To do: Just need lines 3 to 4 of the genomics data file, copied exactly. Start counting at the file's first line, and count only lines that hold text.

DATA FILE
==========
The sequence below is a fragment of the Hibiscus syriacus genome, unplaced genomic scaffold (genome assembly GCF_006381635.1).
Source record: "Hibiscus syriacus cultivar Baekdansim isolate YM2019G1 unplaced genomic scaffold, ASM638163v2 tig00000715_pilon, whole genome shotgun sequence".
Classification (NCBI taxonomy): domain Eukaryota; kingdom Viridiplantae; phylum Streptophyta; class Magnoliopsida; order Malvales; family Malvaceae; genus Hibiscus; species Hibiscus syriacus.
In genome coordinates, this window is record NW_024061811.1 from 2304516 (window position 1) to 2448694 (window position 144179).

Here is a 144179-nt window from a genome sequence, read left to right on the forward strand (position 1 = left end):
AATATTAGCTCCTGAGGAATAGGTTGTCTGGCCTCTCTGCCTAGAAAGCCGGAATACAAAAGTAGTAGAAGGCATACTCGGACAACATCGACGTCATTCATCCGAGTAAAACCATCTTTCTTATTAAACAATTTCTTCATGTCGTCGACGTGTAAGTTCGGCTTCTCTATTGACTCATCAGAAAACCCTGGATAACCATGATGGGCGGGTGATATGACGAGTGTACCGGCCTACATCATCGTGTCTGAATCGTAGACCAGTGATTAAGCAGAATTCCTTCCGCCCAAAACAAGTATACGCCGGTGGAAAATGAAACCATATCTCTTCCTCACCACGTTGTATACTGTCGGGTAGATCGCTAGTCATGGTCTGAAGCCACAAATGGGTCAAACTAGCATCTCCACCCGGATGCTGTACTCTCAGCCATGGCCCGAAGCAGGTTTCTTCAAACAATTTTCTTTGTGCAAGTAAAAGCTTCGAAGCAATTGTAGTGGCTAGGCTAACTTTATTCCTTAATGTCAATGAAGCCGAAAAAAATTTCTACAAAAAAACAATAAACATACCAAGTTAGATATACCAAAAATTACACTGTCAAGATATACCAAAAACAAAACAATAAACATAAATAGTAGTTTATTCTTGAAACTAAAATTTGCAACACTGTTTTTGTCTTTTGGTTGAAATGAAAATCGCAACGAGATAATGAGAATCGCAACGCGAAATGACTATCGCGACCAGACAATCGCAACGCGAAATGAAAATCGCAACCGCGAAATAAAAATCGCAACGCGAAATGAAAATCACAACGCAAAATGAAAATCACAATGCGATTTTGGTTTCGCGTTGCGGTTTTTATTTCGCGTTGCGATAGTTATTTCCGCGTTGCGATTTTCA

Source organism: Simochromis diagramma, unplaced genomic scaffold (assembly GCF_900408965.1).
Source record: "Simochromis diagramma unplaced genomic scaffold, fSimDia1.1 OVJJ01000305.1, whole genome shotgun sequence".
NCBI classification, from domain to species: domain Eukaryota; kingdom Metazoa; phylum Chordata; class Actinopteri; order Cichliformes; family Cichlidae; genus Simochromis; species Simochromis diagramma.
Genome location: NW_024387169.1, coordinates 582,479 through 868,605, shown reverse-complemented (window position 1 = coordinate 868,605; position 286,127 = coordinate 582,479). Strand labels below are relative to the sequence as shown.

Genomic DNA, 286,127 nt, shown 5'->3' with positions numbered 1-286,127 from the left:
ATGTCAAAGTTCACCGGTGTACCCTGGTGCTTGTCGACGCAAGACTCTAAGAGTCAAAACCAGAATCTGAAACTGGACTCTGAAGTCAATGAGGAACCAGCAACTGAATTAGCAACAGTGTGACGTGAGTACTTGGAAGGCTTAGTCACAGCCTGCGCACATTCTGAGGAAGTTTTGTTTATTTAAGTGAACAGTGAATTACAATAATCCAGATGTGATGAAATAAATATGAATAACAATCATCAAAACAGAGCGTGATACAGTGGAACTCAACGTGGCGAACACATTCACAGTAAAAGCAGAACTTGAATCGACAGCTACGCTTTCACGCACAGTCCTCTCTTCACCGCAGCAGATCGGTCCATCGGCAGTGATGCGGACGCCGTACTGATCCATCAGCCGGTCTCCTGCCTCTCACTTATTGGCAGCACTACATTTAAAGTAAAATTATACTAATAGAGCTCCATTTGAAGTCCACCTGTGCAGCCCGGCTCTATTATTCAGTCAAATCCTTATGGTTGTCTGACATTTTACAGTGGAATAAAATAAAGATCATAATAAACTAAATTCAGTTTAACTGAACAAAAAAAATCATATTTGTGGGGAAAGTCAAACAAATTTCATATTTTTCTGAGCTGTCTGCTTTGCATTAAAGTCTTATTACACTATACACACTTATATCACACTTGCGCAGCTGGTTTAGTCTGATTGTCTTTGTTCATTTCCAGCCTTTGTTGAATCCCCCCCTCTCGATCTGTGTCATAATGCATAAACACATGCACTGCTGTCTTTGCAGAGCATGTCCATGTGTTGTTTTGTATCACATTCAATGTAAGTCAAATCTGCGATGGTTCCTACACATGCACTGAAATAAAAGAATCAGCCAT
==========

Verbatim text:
Classification (NCBI taxonomy): domain Eukaryota; kingdom Viridiplantae; phylum Streptophyta; class Magnoliopsida; order Malvales; family Malvaceae; genus Hibiscus; species Hibiscus syriacus.
In genome coordinates, this window is record NW_024061811.1 from 2304516 (window position 1) to 2448694 (window position 144179).